The Department of Labor has issued its much-anticipated final rule updating the salary thresholds necessary to exempt executive, administrative and professional employees from the minimum wage and overtime pay requirements of the Fair Labor Standards Act. The DOL also updated the total annual compensation requirement for “highly compensated employees.” The updates are more modest than the Obama-era updates that were issued in 2016 but subsequently blocked by a federal court in Texas.

The final rule, which goes into effect Jan. 1, 2020, makes the following three pertinent changes to the salary and compensation levels needed for workers to be exempt from overtime pay requirements:

  • Increases the standard salary level from the current $455 per week (or $23,660 per year) to $684 per week (or $35,568 per year);
  • Allows employers the option of using nondiscretionary bonuses and incentive payments (including commissions) to satisfy up to 10 percent of the standard salary level so long as these are paid at least annually; and
  • Increases the total annual compensation level for “highly compensated employees” from the current $100,000 per year to $107,432 per year.

The updates related to highly compensated employee include two notable wrinkles. The highly compensated employee must receive at least the new standard salary level of $684 per week on a salary or fee basis, exclusive of nondiscretionary bonuses or incentive payments. And, where a highly compensated employee does not make enough in nondiscretionary bonuses or incentive payments in a given year to retain exempt status, employers are permitted to make a “catch-up payment,” within one pay period of the end of the 52-week period, to make up for the shortfall. This payment, moreover, may not exceed 10 percent of the required salary level.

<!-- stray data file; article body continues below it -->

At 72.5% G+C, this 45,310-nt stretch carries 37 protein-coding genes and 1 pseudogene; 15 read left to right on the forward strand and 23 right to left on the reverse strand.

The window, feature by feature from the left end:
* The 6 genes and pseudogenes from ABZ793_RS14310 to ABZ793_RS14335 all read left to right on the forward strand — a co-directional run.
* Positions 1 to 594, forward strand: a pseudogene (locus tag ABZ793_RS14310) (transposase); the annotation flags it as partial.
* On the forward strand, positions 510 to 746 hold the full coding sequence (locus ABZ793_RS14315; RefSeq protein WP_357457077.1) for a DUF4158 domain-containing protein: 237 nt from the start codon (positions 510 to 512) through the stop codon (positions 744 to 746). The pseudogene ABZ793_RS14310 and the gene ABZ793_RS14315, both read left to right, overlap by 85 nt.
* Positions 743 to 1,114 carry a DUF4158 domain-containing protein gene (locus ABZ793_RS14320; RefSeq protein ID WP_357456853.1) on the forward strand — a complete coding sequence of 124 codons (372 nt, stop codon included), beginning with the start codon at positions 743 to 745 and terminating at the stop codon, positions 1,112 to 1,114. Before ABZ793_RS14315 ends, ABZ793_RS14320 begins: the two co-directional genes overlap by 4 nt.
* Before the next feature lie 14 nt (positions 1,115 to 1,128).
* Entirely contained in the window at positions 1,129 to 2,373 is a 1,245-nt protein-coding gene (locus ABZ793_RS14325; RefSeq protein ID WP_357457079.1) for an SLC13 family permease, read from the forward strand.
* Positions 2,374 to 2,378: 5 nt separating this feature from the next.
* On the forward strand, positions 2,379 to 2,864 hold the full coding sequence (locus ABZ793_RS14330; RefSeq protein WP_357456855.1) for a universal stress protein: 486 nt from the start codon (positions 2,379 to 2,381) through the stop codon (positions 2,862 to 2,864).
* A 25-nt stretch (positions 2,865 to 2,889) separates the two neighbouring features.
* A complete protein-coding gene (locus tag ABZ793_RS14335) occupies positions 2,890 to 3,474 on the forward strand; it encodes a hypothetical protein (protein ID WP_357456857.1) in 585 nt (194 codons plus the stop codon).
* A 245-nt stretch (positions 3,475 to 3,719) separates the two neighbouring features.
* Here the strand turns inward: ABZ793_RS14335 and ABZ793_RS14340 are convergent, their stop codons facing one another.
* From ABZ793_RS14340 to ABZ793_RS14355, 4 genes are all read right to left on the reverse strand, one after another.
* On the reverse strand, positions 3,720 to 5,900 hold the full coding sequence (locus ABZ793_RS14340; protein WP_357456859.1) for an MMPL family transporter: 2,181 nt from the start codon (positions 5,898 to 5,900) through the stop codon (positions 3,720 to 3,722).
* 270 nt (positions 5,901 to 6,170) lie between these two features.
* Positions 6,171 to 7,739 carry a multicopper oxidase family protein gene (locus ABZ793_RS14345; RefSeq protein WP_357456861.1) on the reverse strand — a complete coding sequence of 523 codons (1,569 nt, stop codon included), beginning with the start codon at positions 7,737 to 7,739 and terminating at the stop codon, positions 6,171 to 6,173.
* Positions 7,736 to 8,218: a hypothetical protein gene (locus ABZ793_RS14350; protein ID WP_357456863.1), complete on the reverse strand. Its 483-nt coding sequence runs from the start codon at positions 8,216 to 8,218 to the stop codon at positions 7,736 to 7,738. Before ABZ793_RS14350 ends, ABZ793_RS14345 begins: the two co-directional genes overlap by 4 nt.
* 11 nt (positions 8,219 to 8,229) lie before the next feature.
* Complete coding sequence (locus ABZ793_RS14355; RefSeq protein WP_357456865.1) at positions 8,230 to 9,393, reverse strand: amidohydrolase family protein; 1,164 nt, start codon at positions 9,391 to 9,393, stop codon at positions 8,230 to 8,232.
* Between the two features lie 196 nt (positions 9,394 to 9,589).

Significantly, unlike the Obama-era updates, the DOL’s final rule does not include automatic updates to the new salary thresholds. Instead, the DOL intends to update the salary thresholds with greater regularity than in the past, using notice-and-comment rulemaking.

The DOL claims the rule will impact more than 1 million workers. For those employers with workers whose salaries are at or below the new threshold, they will be faced with evaluating the pay structure of those employees going forward. While legal challenges to the new rule are widely anticipated, employers should start planning for how they will handle the impact of the new rule’s increases.